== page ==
Review by Shayla Walker
When I was in the 8th grade my class had to read To KIll A Mockingbird by Harper Lee. Back then I didn’t like it because at the time I wasn’t old enough to really understand the book and connect to it. My class had to read it again this year, two years later, and I realize that this book still relates to today’s society, even though it was written a long time ago.
The narrator of the book is a little girl named Scout. This is a really creative way to write a book because the way that Scout tells the story sounds mature and then there are times that we can tell that she doesn’t fully grasp what’s actually going on because she’s just a kid. Scout has an older brother named Jem and a friend about her age named Dill. Over the summer Dill visits the town of Maycomb and they all spend the summer together. They create a bad habit of teasing a person named Boo Radley who lives across the street from Jem and Scout, without really knowing Boo or even meeting him before. This is just what people in Maycomb do.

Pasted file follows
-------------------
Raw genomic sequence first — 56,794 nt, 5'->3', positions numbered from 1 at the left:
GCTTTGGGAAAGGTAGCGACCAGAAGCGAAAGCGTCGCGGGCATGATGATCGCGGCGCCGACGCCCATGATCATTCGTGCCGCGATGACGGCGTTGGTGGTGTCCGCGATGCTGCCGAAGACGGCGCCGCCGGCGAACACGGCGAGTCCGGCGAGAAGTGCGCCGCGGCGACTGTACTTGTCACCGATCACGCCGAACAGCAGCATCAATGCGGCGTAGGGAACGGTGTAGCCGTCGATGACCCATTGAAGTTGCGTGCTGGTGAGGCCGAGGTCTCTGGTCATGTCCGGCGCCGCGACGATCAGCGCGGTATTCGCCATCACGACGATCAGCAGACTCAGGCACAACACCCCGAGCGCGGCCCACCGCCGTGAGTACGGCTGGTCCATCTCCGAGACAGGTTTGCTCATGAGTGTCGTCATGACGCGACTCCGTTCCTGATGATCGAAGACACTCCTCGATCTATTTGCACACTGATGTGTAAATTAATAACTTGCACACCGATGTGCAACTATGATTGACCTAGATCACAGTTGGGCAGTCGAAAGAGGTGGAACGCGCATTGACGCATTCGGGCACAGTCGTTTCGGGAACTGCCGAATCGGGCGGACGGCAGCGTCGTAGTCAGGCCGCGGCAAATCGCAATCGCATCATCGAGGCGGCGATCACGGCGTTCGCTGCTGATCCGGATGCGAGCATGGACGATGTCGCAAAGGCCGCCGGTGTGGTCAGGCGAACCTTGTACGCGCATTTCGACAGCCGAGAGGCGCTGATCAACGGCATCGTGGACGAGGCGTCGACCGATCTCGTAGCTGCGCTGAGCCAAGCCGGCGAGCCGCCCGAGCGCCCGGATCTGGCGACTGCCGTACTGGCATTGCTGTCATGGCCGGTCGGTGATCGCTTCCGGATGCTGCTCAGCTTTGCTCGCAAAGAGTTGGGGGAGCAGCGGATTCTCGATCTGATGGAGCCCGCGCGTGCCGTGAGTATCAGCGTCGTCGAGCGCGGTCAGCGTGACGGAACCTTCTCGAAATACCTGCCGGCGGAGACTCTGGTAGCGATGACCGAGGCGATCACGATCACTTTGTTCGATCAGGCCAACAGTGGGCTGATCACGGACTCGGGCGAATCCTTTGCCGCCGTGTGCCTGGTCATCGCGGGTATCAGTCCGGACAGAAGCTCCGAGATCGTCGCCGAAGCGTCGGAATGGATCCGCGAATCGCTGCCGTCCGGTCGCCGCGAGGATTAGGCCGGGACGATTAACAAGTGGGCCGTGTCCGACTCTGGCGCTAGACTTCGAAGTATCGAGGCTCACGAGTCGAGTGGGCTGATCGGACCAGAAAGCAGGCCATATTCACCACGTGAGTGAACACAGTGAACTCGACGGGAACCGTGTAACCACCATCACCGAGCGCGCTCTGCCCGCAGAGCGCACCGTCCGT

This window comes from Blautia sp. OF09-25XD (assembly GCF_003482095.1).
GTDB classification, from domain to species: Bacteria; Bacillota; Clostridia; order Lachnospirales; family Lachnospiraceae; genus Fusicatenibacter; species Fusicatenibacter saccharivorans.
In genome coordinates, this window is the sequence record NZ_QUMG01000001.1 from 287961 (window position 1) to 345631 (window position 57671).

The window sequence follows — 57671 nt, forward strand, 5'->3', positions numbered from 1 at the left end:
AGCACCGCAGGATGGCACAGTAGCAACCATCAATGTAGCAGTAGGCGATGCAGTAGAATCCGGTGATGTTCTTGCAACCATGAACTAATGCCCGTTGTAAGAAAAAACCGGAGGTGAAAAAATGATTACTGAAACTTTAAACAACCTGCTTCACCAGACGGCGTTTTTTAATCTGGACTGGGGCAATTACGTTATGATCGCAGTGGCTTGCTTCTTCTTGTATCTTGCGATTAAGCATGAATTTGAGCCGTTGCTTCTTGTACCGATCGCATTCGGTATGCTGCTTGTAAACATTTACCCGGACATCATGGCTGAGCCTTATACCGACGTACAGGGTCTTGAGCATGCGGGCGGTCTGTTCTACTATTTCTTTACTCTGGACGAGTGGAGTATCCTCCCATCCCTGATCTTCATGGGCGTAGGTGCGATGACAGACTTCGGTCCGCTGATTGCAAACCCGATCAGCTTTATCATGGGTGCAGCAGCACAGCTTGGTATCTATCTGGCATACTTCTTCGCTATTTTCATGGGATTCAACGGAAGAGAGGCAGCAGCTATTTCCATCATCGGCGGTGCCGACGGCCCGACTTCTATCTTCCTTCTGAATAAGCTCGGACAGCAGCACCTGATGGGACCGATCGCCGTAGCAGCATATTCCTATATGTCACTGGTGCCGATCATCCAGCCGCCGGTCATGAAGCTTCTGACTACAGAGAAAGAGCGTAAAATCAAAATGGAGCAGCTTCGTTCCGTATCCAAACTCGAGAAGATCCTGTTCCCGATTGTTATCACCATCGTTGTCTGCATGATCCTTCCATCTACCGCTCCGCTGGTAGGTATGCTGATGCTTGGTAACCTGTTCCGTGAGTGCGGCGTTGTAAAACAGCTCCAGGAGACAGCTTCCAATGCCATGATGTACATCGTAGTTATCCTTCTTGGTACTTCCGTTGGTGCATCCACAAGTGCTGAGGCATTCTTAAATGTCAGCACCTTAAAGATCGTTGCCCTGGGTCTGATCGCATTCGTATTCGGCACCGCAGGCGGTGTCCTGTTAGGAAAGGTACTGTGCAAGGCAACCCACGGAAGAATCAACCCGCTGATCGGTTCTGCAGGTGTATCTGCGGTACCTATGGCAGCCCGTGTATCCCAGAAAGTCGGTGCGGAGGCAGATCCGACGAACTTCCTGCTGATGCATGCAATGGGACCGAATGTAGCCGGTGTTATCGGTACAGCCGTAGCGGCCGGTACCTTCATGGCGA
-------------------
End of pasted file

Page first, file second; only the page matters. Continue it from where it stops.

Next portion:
Jem and Scout’s father is a lawyer named Atticus. He is defending a black man named Tom Robinson. At the time this was basically mission impossible. In the early 1900s a white man’s word always won against a black man’s word. Atticus knows that he probably can’t help Tom but tries anyway because he wants to be a good role model for his children.
My favorite part about the book is that the themes of the book relate to our world today. There are several themes conveyed in this book: don’t judge a book by it’s cover, to think about what it’s like in other people’s shoes, to turn the other cheek even when someone doesn’t deserve it, and that regardless of race everyone is still a human being.